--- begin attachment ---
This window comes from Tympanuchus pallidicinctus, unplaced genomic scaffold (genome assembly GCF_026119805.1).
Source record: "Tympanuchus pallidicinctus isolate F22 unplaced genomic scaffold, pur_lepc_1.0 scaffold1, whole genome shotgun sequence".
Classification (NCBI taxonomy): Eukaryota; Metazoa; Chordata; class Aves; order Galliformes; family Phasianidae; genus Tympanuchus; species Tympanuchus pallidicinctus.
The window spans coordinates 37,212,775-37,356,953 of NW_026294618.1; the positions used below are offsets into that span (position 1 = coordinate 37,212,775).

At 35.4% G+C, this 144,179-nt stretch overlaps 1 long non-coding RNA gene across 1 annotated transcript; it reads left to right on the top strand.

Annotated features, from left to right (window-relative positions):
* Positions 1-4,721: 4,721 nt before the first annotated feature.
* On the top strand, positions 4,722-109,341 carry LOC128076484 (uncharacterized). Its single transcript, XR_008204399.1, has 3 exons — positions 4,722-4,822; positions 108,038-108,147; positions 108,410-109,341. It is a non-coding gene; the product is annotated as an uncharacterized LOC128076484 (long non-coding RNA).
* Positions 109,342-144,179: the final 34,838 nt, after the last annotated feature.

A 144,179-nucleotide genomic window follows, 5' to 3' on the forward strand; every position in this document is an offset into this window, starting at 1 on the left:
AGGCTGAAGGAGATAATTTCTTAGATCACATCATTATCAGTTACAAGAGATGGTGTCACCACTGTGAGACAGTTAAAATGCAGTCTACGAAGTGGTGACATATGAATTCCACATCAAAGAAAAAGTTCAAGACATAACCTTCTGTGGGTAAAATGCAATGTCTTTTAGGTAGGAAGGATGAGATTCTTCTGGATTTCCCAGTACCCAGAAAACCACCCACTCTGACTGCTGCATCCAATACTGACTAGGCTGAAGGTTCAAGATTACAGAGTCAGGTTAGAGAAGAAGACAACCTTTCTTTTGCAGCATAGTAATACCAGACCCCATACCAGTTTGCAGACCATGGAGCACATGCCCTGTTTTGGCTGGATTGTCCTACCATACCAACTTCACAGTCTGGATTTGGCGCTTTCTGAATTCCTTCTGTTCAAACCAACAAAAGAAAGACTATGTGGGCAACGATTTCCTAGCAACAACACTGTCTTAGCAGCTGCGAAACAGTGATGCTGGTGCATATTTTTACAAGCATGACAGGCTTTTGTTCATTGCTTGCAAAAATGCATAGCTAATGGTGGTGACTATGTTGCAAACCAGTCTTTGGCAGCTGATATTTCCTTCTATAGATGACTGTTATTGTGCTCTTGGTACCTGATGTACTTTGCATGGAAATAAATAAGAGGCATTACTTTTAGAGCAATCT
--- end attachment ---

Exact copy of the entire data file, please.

This window comes from Tympanuchus pallidicinctus, unplaced genomic scaffold (genome assembly GCF_026119805.1).
Source record: "Tympanuchus pallidicinctus isolate F22 unplaced genomic scaffold, pur_lepc_1.0 scaffold1, whole genome shotgun sequence".
Classification (NCBI taxonomy): Eukaryota; Metazoa; Chordata; class Aves; order Galliformes; family Phasianidae; genus Tympanuchus; species Tympanuchus pallidicinctus.
The window spans coordinates 37,212,775-37,356,953 of NW_026294618.1; the positions used below are offsets into that span (position 1 = coordinate 37,212,775).

At 35.4% G+C, this 144,179-nt stretch overlaps 1 long non-coding RNA gene across 1 annotated transcript; it reads left to right on the top strand.

Annotated features, from left to right (window-relative positions):
* Positions 1-4,721: 4,721 nt before the first annotated feature.
* On the top strand, positions 4,722-109,341 carry LOC128076484 (uncharacterized). Its single transcript, XR_008204399.1, has 3 exons — positions 4,722-4,822; positions 108,038-108,147; positions 108,410-109,341. It is a non-coding gene; the product is annotated as an uncharacterized LOC128076484 (long non-coding RNA).
* Positions 109,342-144,179: the final 34,838 nt, after the last annotated feature.

A 144,179-nucleotide genomic window follows, 5' to 3' on the forward strand; every position in this document is an offset into this window, starting at 1 on the left:
AGGCTGAAGGAGATAATTTCTTAGATCACATCATTATCAGTTACAAGAGATGGTGTCACCACTGTGAGACAGTTAAAATGCAGTCTACGAAGTGGTGACATATGAATTCCACATCAAAGAAAAAGTTCAAGACATAACCTTCTGTGGGTAAAATGCAATGTCTTTTAGGTAGGAAGGATGAGATTCTTCTGGATTTCCCAGTACCCAGAAAACCACCCACTCTGACTGCTGCATCCAATACTGACTAGGCTGAAGGTTCAAGATTACAGAGTCAGGTTAGAGAAGAAGACAACCTTTCTTTTGCAGCATAGTAATACCAGACCCCATACCAGTTTGCAGACCATGGAGCACATGCCCTGTTTTGGCTGGATTGTCCTACCATACCAACTTCACAGTCTGGATTTGGCGCTTTCTGAATTCCTTCTGTTCAAACCAACAAAAGAAAGACTATGTGGGCAACGATTTCCTAGCAACAACACTGTCTTAGCAGCTGCGAAACAGTGATGCTGGTGCATATTTTTACAAGCATGACAGGCTTTTGTTCATTGCTTGCAAAAATGCATAGCTAATGGTGGTGACTATGTTGCAAACCAGTCTTTGGCAGCTGATATTTCCTTCTATAGATGACTGTTATTGTGCTCTTGGTACCTGATGTACTTTGCATGGAAATAAATAAGAGGCATTACTTTTAGAGCAATCT